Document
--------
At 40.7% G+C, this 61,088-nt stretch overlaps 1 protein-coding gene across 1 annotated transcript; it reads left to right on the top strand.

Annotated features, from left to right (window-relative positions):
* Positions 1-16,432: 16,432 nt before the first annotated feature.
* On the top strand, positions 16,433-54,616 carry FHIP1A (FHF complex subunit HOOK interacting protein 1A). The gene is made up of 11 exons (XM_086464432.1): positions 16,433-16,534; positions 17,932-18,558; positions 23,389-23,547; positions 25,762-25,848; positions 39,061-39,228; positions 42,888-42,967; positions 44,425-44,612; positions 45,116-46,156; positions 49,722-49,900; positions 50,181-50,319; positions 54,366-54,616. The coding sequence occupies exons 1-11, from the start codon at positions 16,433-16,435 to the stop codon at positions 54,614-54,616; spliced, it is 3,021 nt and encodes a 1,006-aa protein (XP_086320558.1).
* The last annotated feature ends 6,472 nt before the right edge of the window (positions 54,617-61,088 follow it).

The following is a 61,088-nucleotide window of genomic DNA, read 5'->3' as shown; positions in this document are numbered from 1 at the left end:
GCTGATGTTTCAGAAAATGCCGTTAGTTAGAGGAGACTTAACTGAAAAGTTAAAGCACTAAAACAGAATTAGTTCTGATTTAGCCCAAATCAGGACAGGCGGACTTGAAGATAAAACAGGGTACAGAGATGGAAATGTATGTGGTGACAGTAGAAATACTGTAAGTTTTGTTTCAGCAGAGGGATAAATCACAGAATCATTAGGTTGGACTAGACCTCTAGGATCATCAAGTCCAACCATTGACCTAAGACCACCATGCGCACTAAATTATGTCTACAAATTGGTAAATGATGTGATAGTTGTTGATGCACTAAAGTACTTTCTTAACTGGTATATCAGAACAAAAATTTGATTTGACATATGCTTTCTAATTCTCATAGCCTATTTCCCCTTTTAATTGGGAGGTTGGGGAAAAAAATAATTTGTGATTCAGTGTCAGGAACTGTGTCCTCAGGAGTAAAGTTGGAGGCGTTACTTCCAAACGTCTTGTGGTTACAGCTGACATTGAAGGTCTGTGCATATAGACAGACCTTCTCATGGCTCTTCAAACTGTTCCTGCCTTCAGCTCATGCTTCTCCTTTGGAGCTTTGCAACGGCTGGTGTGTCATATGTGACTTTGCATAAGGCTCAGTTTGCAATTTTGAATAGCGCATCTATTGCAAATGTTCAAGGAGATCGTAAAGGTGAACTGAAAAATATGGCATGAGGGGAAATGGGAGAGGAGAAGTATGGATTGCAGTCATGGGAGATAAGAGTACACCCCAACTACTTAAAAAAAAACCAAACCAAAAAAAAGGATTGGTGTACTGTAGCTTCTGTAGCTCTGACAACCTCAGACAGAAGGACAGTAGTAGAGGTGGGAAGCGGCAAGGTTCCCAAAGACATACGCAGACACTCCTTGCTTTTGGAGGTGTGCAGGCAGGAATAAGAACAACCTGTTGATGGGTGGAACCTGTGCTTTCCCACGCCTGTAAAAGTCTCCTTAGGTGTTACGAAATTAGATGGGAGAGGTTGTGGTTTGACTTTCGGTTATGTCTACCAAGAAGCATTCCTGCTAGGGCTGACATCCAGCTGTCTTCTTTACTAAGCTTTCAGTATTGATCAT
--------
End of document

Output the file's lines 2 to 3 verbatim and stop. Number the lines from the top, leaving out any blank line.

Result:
Annotated features, from left to right (window-relative positions):
* Positions 1-16,432: 16,432 nt before the first annotated feature.